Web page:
Suicide Ideation and Completion Among High School-Aged Youth

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This blog from Child Trends provides a summary of suicide data from the Centers for Disease Control and Prevention’s Youth Risk Behavior Surveillance System. These data show that, overall, the percentage of high school students who report seriously considering suicide has increased since 2009.

Bullying and Trauma Facts

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This infographic from the National Childhood Traumatic Stress Network provides facts about the relationship between bullying and trauma, as well as how being bullied can lead to post-traumatic stress disorder.

Join “Stop It Now! ” for Circles of Safety Training

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Join Stop It Now! on December 5 in New Britain, CT for a live full-day Circles of Safety training opportunity, with an optional second day of a Train the Trainer session to support programs and institutions addressing children and youth’s sexual safety. Circles of Safety is primary sexual abuse prevention training introduces key sexual abuse prevention concepts and skills. It prepares staff and professional caregivers to confidently and knowledgably speak up and take actions to address children’s sexual safety – before they are sexually harmed or harm others. Through lecture, reflection exercises and group activities, participants will learn how to support children’s healthy and safe sexual development; identify and respond to warning signs in children and adult’s behaviors; and design safety plans to address safe boundaries, privacy, consent and respect. The optional Train the Trainer program offers community and youth-serving organizations the training and tools they need to train their own staff and professional caregivers. CEUs available. For more detailed information and to register, visit

World Suicide Prevention Day is September 10.

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 It’s a time to remember those affected by suicide, to raise awareness, and to focus efforts on directing treatment to those who need it most.  Thank you for all your efforts in preventing suicide.  Although New Jersey is the lowest ranking state when it comes to deaths by suicide, we agree that one life lost,  is one too many.   Suicide is a public  health issue  and we need to work together to connect those who may be struggling. 

Read more HERE

Video on School Responder Model

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From: The National Center for Mental Health and Juvenile Justice

The School Responder Model is a strategy for meeting behavioral health needs to keep kids in school and an alternative to exclusionary discipline policies. This animated video was prepared by the National Center for Mental Health and Juvenile Justice with support from the University of Maryland, Baltimore as core partners of the National Technical Assistance Network for Children’s Behavioral Health under contract with the U.S. Department of Health and Human Services (HHS), Substance Abuse and Mental Health Services Administration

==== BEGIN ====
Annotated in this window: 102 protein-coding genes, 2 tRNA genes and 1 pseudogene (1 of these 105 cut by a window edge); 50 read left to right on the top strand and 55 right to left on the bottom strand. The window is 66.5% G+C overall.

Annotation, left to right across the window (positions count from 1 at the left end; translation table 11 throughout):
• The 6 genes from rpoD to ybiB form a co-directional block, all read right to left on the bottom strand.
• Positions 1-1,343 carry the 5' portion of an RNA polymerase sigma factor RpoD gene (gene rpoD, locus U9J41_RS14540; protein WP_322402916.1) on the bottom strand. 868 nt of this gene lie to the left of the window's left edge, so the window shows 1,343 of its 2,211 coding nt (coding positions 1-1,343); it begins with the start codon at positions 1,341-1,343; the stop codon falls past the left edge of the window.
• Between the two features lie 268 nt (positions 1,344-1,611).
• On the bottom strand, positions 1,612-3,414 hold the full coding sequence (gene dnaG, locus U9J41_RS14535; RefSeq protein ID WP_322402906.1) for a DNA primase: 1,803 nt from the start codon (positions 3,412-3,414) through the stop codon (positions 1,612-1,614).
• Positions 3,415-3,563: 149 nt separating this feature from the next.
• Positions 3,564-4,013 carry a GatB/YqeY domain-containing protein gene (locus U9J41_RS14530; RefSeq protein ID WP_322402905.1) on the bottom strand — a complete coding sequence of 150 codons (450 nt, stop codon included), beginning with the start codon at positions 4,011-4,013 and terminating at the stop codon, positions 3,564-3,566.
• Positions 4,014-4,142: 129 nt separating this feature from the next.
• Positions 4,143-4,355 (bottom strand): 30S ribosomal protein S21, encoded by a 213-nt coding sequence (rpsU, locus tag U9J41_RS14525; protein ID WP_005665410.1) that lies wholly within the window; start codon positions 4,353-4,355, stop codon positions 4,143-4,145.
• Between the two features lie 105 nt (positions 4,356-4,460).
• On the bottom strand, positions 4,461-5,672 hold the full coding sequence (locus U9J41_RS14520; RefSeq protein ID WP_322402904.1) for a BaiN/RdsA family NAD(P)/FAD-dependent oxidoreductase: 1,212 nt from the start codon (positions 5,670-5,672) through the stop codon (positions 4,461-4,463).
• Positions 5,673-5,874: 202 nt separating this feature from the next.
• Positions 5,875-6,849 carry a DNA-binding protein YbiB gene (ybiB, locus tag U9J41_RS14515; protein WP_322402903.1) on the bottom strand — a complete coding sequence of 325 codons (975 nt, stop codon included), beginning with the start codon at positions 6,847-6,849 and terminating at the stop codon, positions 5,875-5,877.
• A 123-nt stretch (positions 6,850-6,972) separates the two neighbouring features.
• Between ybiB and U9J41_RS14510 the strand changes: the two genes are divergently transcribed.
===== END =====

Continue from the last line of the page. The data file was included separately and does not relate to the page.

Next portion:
Our schools are in a mental health crisis.

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They also provide a remarkable opportunity for transforming the lives of millions of children struggling with mental health and learning disorders, if we are willing to make a commitment to them and to creating meaningful change in our schools. The 2016 Child Mind Institute Children’s Mental Health Report explores the magnitude of the mental health problem in schools and potential solutions

Christie Administration’s Effective Reform Of New Jersey’s Child Welfare System Results In Historic Agreement

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Christie Administration’s Effective Reform Of New Jersey’s Child Welfare System Results In Historic Agreement To Transition From Federal Oversight

Exit Plan Provides For Responsible, Attainable End Of Federal Oversight Building On Record Of Improving Services, Care and Positive Child Outcomes.

Read the press release HERE

Speak Up For Kids 2015

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Creating change in children’s mental health requires that many people and organizations work together for a common cause – helping the millions of children facing mental health and learning challenges get the care and support they need and deserve. The Child Mind Institute is part of a diverse community of organizations, advocates, and activists dedicated to transforming children’s lives and to creating change in children’s mental health.

We invite you to learn more about us and to get involved by sharing accurate information, starting a conversation and helping create a better world for our children.

The Change Maker Awards are made possible through the generous sponsorship of our national partner, Hunter.

Vice President Biden Announces $100 Million to Increase Access to Mental Health Services